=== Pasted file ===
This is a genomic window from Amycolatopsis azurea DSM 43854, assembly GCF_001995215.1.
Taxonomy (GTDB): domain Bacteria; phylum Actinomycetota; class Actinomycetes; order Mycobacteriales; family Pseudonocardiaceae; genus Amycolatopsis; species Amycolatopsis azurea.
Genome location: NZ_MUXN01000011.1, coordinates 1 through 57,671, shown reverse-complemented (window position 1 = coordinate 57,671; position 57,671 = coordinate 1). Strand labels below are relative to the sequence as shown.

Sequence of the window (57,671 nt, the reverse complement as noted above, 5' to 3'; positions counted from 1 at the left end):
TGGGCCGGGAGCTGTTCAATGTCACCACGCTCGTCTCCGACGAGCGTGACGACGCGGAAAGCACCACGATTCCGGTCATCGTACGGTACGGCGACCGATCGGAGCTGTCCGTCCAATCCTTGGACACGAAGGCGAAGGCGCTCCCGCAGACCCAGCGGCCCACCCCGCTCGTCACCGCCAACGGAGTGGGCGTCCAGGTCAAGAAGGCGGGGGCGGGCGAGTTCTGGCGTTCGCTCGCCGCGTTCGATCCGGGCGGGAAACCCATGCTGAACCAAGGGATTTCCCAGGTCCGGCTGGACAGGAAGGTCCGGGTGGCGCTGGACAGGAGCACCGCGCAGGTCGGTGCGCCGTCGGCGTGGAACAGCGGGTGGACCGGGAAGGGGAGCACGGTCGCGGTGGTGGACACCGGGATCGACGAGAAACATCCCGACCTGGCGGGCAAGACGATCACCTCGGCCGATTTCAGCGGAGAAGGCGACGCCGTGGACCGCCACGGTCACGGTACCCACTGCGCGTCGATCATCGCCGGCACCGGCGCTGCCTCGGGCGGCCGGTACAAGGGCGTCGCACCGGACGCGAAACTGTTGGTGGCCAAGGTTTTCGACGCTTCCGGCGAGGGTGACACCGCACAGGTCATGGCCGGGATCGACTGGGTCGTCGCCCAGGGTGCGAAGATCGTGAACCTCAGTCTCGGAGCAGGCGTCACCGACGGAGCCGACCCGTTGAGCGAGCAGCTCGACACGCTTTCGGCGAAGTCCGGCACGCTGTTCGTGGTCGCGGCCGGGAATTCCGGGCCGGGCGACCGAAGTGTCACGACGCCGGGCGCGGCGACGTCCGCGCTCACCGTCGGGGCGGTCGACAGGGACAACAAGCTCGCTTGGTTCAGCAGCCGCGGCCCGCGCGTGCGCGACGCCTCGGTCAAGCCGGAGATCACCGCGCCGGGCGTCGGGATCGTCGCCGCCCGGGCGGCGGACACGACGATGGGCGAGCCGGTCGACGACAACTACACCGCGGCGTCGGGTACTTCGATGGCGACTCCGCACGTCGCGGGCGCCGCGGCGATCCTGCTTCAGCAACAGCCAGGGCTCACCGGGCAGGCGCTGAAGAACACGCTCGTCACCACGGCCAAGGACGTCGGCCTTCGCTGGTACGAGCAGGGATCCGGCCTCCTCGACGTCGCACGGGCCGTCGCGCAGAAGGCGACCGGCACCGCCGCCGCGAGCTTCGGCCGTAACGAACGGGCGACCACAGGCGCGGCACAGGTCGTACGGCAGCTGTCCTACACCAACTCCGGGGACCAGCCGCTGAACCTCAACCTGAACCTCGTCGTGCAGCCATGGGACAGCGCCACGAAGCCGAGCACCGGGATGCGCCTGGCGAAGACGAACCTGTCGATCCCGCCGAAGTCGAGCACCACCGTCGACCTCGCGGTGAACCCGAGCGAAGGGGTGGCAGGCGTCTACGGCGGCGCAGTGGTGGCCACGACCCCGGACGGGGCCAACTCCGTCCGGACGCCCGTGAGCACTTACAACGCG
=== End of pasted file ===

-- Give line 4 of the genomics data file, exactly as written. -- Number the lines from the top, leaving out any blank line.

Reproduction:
Sequence of the window (57,671 nt, the reverse complement as noted above, 5' to 3'; positions counted from 1 at the left end):